JBoss As Service

It can be handy to have JBoss running as a Windows service. The JBoss site wiki talks about a couple of ways to do it.

One method is to use a piece of software from the Tanuki Software group called the Java Service Wrapper. Simply download the Java Service Wrapper binaries and choose one of the following methods to integrate your Java application with the Service Wrapper. The Java Service Wrapper makes it easy to install any java application as a Windows NT Service or a UNIX daemon. I chose Method 1 as it is the simplest. This method uses a WrapperSimpleApp helper class to launch your application. Detailed instructions are available here Tanuki installation instructions. The following is a summary of the important steps.

Key Steps to Installing JBoss as a Windows Service Using Java Service Wrapper

Important Installation Notes:

  • where the Tanuki instructions say to put things under %JBOSS_HOME%/lib, instead put them under %JBOSS_HOME%/server/default/lib
  • the Java Wrapper Service uses a configuration file named wrapper.conf. To make this file portable from machine to machine, it is advisable to use environment variables. On Windows XP, make sure you have %JAVA_HOME% and %JBOSS_HOME% set up as System Variable and not User Variables.

Installing Wrapper Files

After downloading the binaries, copy the following files into the %JBOSS_HOME%/bin directory:


Make sure to rename the batch files as follows:


Also copy the following files into the %JBOSS_HOME%/server/default/lib directory


Installing the wrapper.conf File

The Wrapper Service requires a configuration file. Copy the file from
{WRAPPER_HOME}srcconfwrapper.conf.in into {JBOSS_HOME}conf. This directory might not exist so please create it. Before the wrapper can actually launch your service you will need to edit the wrapper.conf file to build up the java command used to launch the application. To inspect this command you can use a neat little trick. JBoss is launched using the run.bat file that exists in %JBOSS_HOME%/lib. Open up this file and look for a line similar to the following:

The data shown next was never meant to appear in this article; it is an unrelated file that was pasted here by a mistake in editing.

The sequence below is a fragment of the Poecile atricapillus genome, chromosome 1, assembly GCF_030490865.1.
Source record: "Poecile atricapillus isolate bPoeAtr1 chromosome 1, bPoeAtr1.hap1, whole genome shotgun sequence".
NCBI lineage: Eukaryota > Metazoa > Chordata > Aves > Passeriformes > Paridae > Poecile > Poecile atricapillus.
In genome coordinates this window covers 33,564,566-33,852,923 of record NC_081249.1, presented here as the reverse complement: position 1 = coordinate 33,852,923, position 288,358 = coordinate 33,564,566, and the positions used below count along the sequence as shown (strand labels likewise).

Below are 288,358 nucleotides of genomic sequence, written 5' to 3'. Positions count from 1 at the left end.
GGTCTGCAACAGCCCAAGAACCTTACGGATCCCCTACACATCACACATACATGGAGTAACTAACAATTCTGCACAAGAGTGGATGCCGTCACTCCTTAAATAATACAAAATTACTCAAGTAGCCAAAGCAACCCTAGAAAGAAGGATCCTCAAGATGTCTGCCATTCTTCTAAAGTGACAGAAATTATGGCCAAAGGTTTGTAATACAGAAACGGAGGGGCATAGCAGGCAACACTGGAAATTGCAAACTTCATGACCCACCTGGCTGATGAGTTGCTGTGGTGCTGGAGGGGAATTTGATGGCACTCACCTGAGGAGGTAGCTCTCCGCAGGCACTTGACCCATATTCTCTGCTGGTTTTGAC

“%JAVA%” %JAVA_OPTS% “-Djava.endorsed.dirs=%JBOSS_ENDORSED_DIRS%” -classpath “%JBOSS_CLASSPATH%” org.jboss.Main

Simply add the word ECHO in front of this line and launch JBoss by typing run at the command line (make sure you are in %JBOSS_HOME%bin).

You should get a screen like the following which actually echos out the java command used to launch JBoss.

You should then edit the wrapper.conf to build up the java command by filling in values for the appropriate properties. These values are from your java command that you echoed. The minimum variables that you will need to edit are:

  • wrapper.java.command
  • wrapper.java.additional
  • wrapper.java.classpath
  • wrapper.java.mainclass
  • wrapper.app-parameter
  • wrapper.java-library-path

Actual documentation on these properties can be found here

Full details on setting each of these properties is also available in the instructions linked to earlier. As an example, in order to tell our Java Service Wrapper where the java command lives we could set the following property in the wrapper.conf file:

wrapper.java.command=C:/Program Files/Java/jdk1.5.0_06/bin/java

Notice that I pulled the value for this property from the above screenshot. Doing this limits our setup for only a particular machine so it is better to do this:


The following shows all the properties I ended up setting in my wrapper.conf file:


Installing JBoss as a Service

Now that you have integrated the Java Wrapper Service with JBoss, you are ready to launch JBoss as a service. To do this use the following command
from the location of wrapper.exe and run

wrapper.exe -i ../conf/wrapper.conf

…and voila, JBoss should now be available as a service!

Uninstalling JBoss as a Service

If you ever need to uninstall JBoss as a service, execute the following command from the location of wrapper.exe.

wrapper.exe -r ../conf/wrapper.conf

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